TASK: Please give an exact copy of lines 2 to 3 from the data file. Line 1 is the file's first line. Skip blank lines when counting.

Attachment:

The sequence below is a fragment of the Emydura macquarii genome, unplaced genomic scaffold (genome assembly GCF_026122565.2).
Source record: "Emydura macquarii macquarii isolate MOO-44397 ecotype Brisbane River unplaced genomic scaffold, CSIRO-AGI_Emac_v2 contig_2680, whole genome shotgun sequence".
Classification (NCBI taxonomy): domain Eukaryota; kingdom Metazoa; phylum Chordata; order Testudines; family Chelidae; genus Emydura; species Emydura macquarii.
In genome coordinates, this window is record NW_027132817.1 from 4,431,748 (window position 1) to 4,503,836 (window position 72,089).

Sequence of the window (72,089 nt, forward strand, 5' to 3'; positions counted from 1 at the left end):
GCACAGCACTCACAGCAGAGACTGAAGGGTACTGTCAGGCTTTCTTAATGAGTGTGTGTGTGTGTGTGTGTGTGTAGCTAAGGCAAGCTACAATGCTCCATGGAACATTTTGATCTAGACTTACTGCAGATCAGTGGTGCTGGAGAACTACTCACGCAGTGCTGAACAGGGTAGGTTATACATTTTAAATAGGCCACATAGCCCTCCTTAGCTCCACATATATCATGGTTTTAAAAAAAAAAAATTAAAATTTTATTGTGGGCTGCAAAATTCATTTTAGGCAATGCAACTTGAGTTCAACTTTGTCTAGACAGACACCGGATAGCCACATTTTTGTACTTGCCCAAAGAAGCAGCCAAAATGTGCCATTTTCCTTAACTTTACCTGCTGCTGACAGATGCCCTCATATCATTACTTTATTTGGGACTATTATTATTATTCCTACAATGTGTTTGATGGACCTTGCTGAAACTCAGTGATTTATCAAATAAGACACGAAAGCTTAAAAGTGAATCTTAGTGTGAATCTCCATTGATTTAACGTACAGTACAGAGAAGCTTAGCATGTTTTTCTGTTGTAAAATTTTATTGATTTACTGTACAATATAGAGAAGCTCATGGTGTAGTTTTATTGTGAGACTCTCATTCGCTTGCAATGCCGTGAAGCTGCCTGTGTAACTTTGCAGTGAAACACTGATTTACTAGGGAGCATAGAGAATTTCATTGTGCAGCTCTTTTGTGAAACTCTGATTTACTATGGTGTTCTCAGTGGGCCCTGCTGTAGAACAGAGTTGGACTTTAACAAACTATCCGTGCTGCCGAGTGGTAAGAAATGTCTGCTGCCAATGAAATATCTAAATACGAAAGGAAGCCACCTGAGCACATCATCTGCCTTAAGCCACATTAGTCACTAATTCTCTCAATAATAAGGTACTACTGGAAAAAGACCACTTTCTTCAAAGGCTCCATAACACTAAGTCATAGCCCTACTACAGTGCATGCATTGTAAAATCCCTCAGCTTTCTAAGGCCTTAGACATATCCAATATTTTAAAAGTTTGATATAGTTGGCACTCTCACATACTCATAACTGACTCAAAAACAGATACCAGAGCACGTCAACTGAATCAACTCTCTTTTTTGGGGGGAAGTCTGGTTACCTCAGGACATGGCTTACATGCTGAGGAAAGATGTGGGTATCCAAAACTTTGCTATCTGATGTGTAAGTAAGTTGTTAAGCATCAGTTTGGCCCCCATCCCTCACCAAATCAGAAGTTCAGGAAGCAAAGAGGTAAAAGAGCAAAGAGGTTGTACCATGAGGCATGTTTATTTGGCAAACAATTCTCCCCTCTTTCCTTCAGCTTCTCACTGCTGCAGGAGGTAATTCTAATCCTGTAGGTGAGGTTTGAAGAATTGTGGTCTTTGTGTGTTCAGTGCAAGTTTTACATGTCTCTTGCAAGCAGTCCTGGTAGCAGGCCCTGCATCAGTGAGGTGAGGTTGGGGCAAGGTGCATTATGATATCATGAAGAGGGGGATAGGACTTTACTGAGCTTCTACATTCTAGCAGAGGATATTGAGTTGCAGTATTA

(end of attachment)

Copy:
Source record: "Emydura macquarii macquarii isolate MOO-44397 ecotype Brisbane River unplaced genomic scaffold, CSIRO-AGI_Emac_v2 contig_2680, whole genome shotgun sequence".
Classification (NCBI taxonomy): domain Eukaryota; kingdom Metazoa; phylum Chordata; order Testudines; family Chelidae; genus Emydura; species Emydura macquarii.